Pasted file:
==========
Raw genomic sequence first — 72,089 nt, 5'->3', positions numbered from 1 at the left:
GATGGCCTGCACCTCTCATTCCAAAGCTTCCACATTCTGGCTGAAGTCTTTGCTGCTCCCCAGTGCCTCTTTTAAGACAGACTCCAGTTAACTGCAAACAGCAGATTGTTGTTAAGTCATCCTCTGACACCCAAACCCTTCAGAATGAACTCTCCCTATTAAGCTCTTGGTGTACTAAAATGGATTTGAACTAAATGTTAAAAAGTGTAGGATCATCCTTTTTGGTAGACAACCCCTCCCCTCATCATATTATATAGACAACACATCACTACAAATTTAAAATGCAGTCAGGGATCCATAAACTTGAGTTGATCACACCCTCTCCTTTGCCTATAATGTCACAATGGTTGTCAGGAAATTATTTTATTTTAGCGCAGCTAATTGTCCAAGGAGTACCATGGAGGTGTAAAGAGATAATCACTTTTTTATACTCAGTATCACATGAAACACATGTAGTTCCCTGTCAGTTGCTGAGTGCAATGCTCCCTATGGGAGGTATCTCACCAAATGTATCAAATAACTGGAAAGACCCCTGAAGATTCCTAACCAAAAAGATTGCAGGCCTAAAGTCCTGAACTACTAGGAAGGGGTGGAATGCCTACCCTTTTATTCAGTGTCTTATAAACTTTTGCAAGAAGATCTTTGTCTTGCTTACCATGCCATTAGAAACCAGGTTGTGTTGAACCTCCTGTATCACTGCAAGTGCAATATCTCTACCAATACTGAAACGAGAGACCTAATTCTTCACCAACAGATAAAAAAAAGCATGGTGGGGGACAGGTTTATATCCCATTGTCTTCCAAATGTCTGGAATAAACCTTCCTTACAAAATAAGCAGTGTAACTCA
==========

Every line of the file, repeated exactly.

Raw genomic sequence first — 72,089 nt, 5'->3', positions numbered from 1 at the left:
GATGGCCTGCACCTCTCATTCCAAAGCTTCCACATTCTGGCTGAAGTCTTTGCTGCTCCCCAGTGCCTCTTTTAAGACAGACTCCAGTTAACTGCAAACAGCAGATTGTTGTTAAGTCATCCTCTGACACCCAAACCCTTCAGAATGAACTCTCCCTATTAAGCTCTTGGTGTACTAAAATGGATTTGAACTAAATGTTAAAAAGTGTAGGATCATCCTTTTTGGTAGACAACCCCTCCCCTCATCATATTATATAGACAACACATCACTACAAATTTAAAATGCAGTCAGGGATCCATAAACTTGAGTTGATCACACCCTCTCCTTTGCCTATAATGTCACAATGGTTGTCAGGAAATTATTTTATTTTAGCGCAGCTAATTGTCCAAGGAGTACCATGGAGGTGTAAAGAGATAATCACTTTTTTATACTCAGTATCACATGAAACACATGTAGTTCCCTGTCAGTTGCTGAGTGCAATGCTCCCTATGGGAGGTATCTCACCAAATGTATCAAATAACTGGAAAGACCCCTGAAGATTCCTAACCAAAAAGATTGCAGGCCTAAAGTCCTGAACTACTAGGAAGGGGTGGAATGCCTACCCTTTTATTCAGTGTCTTATAAACTTTTGCAAGAAGATCTTTGTCTTGCTTACCATGCCATTAGAAACCAGGTTGTGTTGAACCTCCTGTATCACTGCAAGTGCAATATCTCTACCAATACTGAAACGAGAGACCTAATTCTTCACCAACAGATAAAAAAAAGCATGGTGGGGGACAGGTTTATATCCCATTGTCTTCCAAATGTCTGGAATAAACCTTCCTTACAAAATAAGCAGTGTAACTCA